The crisp, white snow has smothered summer. It appears somebody has laid a sparkling white sheet over what was once summer and put it to bed. However, there is beauty in the winter too. The way the snow is sprinkled down from a grey, clouded sky and floats to the ground with grace and elegance, so pure. But spring must eventually wake up and pull of the pale blanket, revealing all the beauty it holds and melting away the snowy days.
Moss-laden bricks of grey-orange, fitting as guards on the threshold. Behind the fool’s-ancient wrought-iron gates. Where rows upon rows of crumbling mounds stood in various interpretations of upright, their pores bathing in light from an ill moon, ailing. Porous trees hunched over most of the void spared by the sickening light’s expanse, plunging the rest in healthy shadow. The place echoed.
To enter, I must skirt around a pile of wet leaves. Today there is no weather; there is no wind, just howling. The temperature is of a mild apparition and so I hear the winds company more so. The leaf barbs that bar nefarious entrance are of little consequence to my apt overage and the grey-orange guards do little but deposit their dust upon me and my cloth.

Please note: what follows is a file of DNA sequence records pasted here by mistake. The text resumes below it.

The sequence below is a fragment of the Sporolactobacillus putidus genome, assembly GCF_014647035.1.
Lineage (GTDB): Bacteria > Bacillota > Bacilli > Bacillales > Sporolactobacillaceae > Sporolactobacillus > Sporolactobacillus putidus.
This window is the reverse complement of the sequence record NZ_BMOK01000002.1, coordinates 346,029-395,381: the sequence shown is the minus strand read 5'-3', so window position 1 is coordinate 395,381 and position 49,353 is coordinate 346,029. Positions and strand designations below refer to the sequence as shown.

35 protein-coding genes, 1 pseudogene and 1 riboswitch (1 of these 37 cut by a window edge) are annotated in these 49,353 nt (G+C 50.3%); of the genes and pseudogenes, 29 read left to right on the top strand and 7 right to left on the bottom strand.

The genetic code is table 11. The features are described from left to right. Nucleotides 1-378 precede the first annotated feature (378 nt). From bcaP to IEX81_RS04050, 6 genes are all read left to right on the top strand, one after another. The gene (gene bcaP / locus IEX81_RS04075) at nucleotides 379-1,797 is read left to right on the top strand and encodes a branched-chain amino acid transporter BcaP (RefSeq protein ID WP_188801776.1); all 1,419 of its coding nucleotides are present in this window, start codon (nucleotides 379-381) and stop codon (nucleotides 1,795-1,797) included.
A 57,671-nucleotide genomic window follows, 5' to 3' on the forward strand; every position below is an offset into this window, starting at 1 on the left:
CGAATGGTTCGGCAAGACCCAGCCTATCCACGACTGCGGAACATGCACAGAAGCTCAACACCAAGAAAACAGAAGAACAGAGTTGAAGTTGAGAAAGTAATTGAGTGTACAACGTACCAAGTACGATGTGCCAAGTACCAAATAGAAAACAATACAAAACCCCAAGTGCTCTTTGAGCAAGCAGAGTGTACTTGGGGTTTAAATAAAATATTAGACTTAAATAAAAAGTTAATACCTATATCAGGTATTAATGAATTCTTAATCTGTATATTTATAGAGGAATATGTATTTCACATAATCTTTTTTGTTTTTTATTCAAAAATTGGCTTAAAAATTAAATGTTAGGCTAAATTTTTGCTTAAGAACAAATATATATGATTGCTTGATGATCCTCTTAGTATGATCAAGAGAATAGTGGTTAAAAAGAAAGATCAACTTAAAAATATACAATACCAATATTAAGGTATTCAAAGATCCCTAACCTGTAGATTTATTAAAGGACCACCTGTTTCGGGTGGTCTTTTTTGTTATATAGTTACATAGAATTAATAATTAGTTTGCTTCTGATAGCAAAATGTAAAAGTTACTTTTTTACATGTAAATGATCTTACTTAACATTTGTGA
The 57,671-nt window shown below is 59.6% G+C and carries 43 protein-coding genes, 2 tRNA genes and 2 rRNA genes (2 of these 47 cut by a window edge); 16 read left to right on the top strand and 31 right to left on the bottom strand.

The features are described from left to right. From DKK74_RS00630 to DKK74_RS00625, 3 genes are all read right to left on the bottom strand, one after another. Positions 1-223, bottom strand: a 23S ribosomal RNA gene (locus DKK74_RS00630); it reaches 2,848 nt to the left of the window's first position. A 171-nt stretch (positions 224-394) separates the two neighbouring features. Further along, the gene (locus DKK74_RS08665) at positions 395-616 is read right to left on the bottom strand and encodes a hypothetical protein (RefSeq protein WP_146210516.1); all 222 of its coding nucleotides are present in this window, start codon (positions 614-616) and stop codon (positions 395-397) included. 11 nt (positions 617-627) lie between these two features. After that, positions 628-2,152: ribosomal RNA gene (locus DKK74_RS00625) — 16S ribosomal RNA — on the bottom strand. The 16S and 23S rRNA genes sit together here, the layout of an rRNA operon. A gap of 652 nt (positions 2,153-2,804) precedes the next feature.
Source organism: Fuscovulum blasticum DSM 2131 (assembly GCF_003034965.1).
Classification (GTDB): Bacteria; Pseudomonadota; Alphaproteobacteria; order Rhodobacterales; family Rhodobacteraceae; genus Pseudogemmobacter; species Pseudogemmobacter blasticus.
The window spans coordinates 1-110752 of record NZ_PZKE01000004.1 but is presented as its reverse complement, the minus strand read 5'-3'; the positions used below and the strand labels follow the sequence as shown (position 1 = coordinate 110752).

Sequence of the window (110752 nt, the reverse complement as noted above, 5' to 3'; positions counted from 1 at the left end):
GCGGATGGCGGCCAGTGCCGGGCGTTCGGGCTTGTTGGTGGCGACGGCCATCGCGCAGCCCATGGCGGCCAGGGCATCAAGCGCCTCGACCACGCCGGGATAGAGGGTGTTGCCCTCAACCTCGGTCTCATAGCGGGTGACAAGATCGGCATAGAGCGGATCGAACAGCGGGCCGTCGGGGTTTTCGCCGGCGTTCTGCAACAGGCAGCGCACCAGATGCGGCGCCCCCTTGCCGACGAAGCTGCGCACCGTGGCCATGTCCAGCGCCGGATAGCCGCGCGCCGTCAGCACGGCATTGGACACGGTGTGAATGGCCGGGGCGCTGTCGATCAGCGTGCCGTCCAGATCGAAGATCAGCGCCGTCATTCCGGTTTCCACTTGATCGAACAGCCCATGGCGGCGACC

If the right to breathe clean air and grow vegetables not covered in pollutants is higher than the right to drive a car, then we have a powerful path to victory. Our rights to ongoing and sustainable living all over our planet must trump the so-called rights of others to make money or have convenience where the result is an obvious threat to the ecological life-support systems we all share. It's time to be real grown ups about this and find the will to put the future of our children above our own desires and wants.
Upon the grass stands the white house of the bees, the wooden panels still wet with raindrops. There is a gentle buzz in the air, a sense of business that comes with such creatures and somehow it belongs here as much as the wildflowers that bloom. Anya takes her rest upon a rock and lets her eyes do the dreaming, her brain weaving reality and an array of fantasies. The hive is something of beauty to her, a sweet community making something so amazing in a way she never could.